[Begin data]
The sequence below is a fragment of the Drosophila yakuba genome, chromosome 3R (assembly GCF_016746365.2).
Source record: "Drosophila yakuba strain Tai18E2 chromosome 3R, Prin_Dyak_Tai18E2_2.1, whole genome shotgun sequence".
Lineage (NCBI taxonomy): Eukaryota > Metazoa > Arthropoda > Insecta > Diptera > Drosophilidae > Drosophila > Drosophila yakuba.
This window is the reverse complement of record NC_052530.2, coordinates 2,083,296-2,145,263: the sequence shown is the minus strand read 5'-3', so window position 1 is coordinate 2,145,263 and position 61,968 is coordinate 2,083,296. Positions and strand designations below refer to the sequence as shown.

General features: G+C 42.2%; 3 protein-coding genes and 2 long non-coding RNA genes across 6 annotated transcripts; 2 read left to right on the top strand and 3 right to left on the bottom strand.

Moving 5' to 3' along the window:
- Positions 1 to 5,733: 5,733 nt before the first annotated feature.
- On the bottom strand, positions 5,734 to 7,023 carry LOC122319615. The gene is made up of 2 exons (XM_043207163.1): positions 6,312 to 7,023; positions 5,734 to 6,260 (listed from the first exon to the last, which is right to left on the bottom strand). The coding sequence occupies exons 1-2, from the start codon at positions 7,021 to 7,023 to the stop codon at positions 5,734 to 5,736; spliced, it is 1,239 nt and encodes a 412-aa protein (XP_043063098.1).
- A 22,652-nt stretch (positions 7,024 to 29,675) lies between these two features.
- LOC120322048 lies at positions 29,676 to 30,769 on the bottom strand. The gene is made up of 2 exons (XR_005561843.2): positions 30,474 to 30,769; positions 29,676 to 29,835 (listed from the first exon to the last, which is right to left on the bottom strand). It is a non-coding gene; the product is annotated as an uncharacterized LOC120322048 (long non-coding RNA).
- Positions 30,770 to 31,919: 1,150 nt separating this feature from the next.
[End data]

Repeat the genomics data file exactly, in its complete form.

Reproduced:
The sequence below is a fragment of the Drosophila yakuba genome, chromosome 3R (assembly GCF_016746365.2).
Source record: "Drosophila yakuba strain Tai18E2 chromosome 3R, Prin_Dyak_Tai18E2_2.1, whole genome shotgun sequence".
Lineage (NCBI taxonomy): Eukaryota > Metazoa > Arthropoda > Insecta > Diptera > Drosophilidae > Drosophila > Drosophila yakuba.
This window is the reverse complement of record NC_052530.2, coordinates 2,083,296-2,145,263: the sequence shown is the minus strand read 5'-3', so window position 1 is coordinate 2,145,263 and position 61,968 is coordinate 2,083,296. Positions and strand designations below refer to the sequence as shown.

General features: G+C 42.2%; 3 protein-coding genes and 2 long non-coding RNA genes across 6 annotated transcripts; 2 read left to right on the top strand and 3 right to left on the bottom strand.

Moving 5' to 3' along the window:
- Positions 1 to 5,733: 5,733 nt before the first annotated feature.
- On the bottom strand, positions 5,734 to 7,023 carry LOC122319615. The gene is made up of 2 exons (XM_043207163.1): positions 6,312 to 7,023; positions 5,734 to 6,260 (listed from the first exon to the last, which is right to left on the bottom strand). The coding sequence occupies exons 1-2, from the start codon at positions 7,021 to 7,023 to the stop codon at positions 5,734 to 5,736; spliced, it is 1,239 nt and encodes a 412-aa protein (XP_043063098.1).
- A 22,652-nt stretch (positions 7,024 to 29,675) lies between these two features.
- LOC120322048 lies at positions 29,676 to 30,769 on the bottom strand. The gene is made up of 2 exons (XR_005561843.2): positions 30,474 to 30,769; positions 29,676 to 29,835 (listed from the first exon to the last, which is right to left on the bottom strand). It is a non-coding gene; the product is annotated as an uncharacterized LOC120322048 (long non-coding RNA).
- Positions 30,770 to 31,919: 1,150 nt separating this feature from the next.